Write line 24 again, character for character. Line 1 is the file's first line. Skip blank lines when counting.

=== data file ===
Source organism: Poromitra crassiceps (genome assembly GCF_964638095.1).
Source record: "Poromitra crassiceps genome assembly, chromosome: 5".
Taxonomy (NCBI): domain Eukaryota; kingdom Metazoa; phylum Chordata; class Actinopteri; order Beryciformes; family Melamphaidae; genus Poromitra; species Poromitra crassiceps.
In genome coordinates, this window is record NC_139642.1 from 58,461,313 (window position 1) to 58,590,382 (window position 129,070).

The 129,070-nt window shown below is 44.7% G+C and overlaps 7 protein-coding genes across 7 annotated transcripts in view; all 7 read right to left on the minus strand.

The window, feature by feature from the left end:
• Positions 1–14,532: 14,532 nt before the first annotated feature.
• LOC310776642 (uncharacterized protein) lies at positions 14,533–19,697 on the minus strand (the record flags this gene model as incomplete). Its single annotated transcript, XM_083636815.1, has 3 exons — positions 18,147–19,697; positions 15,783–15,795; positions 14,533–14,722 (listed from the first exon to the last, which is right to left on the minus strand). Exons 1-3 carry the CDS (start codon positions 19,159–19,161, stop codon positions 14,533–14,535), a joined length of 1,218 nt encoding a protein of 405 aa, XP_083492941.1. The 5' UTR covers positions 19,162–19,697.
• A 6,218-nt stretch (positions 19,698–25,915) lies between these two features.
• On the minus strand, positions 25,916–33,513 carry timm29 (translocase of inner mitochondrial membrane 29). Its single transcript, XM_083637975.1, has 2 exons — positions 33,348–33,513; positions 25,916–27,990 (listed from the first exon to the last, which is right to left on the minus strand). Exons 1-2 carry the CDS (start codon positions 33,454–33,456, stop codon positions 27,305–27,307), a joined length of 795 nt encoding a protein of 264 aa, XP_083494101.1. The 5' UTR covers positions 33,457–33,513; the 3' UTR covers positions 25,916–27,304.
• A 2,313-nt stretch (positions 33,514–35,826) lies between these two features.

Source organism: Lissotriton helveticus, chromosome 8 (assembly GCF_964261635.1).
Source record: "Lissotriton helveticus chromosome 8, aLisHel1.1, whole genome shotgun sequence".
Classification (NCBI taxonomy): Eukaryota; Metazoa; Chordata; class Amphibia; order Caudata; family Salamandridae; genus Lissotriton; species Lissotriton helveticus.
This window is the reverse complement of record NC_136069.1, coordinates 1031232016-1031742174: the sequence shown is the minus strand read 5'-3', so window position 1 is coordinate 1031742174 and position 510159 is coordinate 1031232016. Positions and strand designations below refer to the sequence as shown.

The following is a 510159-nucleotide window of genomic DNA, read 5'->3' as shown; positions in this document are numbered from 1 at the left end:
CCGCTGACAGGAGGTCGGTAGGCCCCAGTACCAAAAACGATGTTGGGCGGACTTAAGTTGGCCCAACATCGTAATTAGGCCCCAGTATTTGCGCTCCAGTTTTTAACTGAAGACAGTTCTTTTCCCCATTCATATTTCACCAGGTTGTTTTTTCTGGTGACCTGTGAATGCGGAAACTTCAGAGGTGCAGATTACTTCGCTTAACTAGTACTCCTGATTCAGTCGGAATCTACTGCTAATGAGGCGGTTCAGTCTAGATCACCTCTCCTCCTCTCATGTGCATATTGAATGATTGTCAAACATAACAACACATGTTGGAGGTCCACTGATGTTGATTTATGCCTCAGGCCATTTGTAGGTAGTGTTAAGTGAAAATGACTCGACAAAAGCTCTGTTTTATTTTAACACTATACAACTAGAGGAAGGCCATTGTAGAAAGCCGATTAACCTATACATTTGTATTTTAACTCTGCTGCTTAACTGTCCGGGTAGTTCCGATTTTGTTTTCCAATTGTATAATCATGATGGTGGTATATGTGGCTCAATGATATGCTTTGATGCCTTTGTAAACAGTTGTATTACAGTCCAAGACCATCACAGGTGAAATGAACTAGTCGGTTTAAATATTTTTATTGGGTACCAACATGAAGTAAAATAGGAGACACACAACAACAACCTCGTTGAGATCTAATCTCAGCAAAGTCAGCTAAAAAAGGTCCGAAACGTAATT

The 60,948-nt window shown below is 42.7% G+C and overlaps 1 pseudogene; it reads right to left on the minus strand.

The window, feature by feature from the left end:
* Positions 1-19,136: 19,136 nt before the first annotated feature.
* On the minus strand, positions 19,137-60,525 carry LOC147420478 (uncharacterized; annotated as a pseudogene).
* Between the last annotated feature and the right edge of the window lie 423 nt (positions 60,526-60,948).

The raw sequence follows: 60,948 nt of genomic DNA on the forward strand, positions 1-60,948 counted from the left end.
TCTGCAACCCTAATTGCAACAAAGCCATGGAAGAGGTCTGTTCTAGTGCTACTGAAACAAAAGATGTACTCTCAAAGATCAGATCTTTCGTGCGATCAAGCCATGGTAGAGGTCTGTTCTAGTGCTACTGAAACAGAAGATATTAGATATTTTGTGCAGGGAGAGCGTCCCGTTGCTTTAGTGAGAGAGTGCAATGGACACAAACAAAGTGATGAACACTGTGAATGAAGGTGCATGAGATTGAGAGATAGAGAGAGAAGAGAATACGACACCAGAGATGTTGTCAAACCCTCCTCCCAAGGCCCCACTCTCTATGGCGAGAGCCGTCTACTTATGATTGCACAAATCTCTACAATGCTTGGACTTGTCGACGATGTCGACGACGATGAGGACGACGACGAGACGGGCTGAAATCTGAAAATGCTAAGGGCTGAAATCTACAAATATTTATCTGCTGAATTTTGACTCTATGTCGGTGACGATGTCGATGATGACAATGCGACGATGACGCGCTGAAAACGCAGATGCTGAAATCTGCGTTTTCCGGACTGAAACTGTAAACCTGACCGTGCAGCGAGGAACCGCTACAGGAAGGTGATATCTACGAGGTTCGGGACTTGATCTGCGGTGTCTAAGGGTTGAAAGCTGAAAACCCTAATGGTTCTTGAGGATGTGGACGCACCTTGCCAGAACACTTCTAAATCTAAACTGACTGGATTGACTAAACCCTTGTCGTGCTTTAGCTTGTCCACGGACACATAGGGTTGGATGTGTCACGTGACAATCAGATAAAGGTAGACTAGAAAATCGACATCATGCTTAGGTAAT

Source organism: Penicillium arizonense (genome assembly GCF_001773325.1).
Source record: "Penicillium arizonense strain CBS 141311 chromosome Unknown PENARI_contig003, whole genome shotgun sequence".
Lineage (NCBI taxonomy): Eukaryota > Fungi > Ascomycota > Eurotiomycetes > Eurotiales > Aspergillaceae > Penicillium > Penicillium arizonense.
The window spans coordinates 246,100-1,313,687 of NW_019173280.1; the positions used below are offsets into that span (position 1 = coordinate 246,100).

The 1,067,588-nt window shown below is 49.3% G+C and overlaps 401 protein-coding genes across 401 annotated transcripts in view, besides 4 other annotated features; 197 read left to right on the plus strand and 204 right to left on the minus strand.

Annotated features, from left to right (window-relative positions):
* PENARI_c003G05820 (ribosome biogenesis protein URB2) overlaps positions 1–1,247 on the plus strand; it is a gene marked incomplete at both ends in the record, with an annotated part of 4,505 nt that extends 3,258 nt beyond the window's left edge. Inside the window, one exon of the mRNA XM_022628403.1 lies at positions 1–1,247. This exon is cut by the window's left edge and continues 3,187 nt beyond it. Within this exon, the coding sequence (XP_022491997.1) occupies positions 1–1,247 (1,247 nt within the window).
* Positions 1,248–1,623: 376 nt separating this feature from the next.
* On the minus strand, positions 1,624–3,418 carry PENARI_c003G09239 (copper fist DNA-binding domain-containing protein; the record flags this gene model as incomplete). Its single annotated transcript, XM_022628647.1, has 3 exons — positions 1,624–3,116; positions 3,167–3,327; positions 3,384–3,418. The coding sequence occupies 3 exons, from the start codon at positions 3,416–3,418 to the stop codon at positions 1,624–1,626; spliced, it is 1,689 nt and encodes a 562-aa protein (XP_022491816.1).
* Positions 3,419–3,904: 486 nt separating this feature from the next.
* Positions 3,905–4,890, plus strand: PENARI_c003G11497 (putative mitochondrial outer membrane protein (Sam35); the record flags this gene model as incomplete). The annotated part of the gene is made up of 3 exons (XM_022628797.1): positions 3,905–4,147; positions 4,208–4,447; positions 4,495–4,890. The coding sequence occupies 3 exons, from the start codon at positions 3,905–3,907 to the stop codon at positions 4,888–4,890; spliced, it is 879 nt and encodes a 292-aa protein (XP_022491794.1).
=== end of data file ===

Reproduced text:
TCTGCAACCCTAATTGCAACAAAGCCATGGAAGAGGTCTGTTCTAGTGCTACTGAAACAAAAGATGTACTCTCAAAGATCAGATCTTTCGTGCGATCAAGCCATGGTAGAGGTCTGTTCTAGTGCTACTGAAACAGAAGATATTAGATATTTTGTGCAGGGAGAGCGTCCCGTTGCTTTAGTGAGAGAGTGCAATGGACACAAACAAAGTGATGAACACTGTGAATGAAGGTGCATGAGATTGAGAGATAGAGAGAGAAGAGAATACGACACCAGAGATGTTGTCAAACCCTCCTCCCAAGGCCCCACTCTCTATGGCGAGAGCCGTCTACTTATGATTGCACAAATCTCTACAATGCTTGGACTTGTCGACGATGTCGACGACGATGAGGACGACGACGAGACGGGCTGAAATCTGAAAATGCTAAGGGCTGAAATCTACAAATATTTATCTGCTGAATTTTGACTCTATGTCGGTGACGATGTCGATGATGACAATGCGACGATGACGCGCTGAAAACGCAGATGCTGAAATCTGCGTTTTCCGGACTGAAACTGTAAACCTGACCGTGCAGCGAGGAACCGCTACAGGAAGGTGATATCTACGAGGTTCGGGACTTGATCTGCGGTGTCTAAGGGTTGAAAGCTGAAAACCCTAATGGTTCTTGAGGATGTGGACGCACCTTGCCAGAACACTTCTAAATCTAAACTGACTGGATTGACTAAACCCTTGTCGTGCTTTAGCTTGTCCACGGACACATAGGGTTGGATGTGTCACGTGACAATCAGATAAAGGTAGACTAGAAAATCGACATCATGCTTAGGTAAT